Nav: Home

Understanding the genetics of human height

February 01, 2017

MONTREAL, February 1st 2017 - A large-scale international study involving more than 300 researchers from five continents and 700,000 participants, published today in Nature, heralds the discovery of 83 genetic variations controlling human height. Guillaume Lettre, a professor at Université de Montréal's Faculty of Medicine and researcher at the Montreal Heart Institute, co-led the study with professors Joel N. Hirschhorn of Harvard Medical School and Panos Deloukas of Queen Mary University of London.

"Of these 83 genetic variations, some influence adult height by more than 2 centimetres, which is enormous," said Lettre. "The genes affected by these genetic variations modulate, among other things, bone and cartilage development and growth hormone production and activation."

It is well-known that above-average-height parents often have above-average-height children just as below-average-height parents often have below-average-height children. Indeed, this observation suggests that parent-to-child transmission of genetic information is the primary factor that determines an individual's height.

"In recent years, we identified several changes in DNA (i.e., genetic variations) associated with height, but their individual effects are low, influencing height by only one millimetre," said Lettre "Moreover, it was often impossible to determine which genes are influenced by these variations. This made it difficult to identify the genes responsible for controlling human height."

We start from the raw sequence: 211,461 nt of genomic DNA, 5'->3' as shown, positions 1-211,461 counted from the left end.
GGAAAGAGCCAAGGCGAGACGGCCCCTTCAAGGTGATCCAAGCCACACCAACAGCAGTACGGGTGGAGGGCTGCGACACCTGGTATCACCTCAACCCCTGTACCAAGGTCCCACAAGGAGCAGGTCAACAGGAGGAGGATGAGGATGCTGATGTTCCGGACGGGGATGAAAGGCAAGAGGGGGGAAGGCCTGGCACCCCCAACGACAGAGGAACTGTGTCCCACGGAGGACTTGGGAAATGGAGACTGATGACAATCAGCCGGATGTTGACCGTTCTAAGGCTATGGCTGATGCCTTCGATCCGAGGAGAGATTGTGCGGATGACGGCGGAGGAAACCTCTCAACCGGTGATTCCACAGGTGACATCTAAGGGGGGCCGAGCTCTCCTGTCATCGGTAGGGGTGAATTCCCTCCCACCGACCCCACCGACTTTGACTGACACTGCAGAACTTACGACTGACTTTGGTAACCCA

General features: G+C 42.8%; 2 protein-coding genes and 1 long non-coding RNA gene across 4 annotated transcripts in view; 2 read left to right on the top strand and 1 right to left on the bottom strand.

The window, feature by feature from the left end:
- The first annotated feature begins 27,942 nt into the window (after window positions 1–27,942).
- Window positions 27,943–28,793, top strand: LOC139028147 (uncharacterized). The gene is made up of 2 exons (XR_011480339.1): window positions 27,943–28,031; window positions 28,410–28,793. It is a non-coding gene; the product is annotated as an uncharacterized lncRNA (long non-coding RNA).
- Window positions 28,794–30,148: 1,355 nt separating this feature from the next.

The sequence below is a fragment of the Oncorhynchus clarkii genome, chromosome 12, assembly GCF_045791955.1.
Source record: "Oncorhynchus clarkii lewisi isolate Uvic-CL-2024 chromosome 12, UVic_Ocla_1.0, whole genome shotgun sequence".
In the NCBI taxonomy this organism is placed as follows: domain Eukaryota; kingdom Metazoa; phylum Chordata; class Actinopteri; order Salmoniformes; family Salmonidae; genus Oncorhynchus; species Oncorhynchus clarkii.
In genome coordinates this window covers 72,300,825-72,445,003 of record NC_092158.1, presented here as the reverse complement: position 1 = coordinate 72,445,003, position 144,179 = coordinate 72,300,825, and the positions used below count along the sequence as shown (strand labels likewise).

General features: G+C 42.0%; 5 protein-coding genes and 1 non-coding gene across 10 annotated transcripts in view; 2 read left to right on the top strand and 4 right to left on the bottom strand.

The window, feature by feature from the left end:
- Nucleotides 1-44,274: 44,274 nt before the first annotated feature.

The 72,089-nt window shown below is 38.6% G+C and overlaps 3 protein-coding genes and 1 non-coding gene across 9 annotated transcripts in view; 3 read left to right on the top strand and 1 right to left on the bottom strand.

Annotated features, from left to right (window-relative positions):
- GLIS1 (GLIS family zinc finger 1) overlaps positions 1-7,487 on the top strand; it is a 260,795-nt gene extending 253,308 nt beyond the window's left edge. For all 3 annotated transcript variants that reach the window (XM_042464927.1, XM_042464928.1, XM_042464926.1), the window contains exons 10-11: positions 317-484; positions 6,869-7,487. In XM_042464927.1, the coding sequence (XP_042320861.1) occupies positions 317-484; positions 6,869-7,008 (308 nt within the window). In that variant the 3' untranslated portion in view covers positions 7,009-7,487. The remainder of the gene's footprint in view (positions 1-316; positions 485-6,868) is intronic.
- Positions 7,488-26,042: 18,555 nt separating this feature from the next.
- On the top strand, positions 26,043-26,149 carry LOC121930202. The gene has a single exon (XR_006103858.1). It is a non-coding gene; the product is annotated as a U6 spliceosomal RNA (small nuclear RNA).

To discover the 83 genetic variations, the research team measured the presence of 250,000 genetic variations in the study's 700,000 participants - an enormous job. Professor Panos Deloukas from Queen Mary University of London said: "The success of our study was due to our large sample size. Our results suggest that our genetic approach works. We can now start identifying similar genetic variations that may influence the risk of developing common diseases such as diabetes, cancer, schizophrenia and cardiovascular disease, to name just a few.

Human height as a starting point for precision medicine

"In our study, we used adult height as a simple observable physical trait to understand how information in our DNA can explain how we are all different," said Lettre. "The idea was that if we could understand the genetics of human height, we could then apply this knowledge to develop genetic tools to predict other traits or the risk of developing common diseases."

Which people will have a heart attack before age 55 despite having a healthy lifestyle? Which children will develop leukemia, and how will they respond to treatment? Questions like these are at the heart of precision medicine, an emerging approach to healthcare that involves customizing treatment and prevention to the individual patient. The results of this study on human height could help to identify genetic variations that influence the risk of developing human diseases, the researchers believe. Eventually, these variations will be valuable tools for practioners of precision medicine to use.

The genetics of human height and of growth problems


In regards to height, the researchers found several genes that may represent good therapeutic targets for growth problems often observed in children. For example, they demonstrated that variations that inactivate the gene STC2 increase the height of individuals who carry them in their DNA by acting on certain growth factors. "In this sense, evaluating whether drugs that block STC2 activity could have an impact on growth seems to us very promising," concluded Lettre.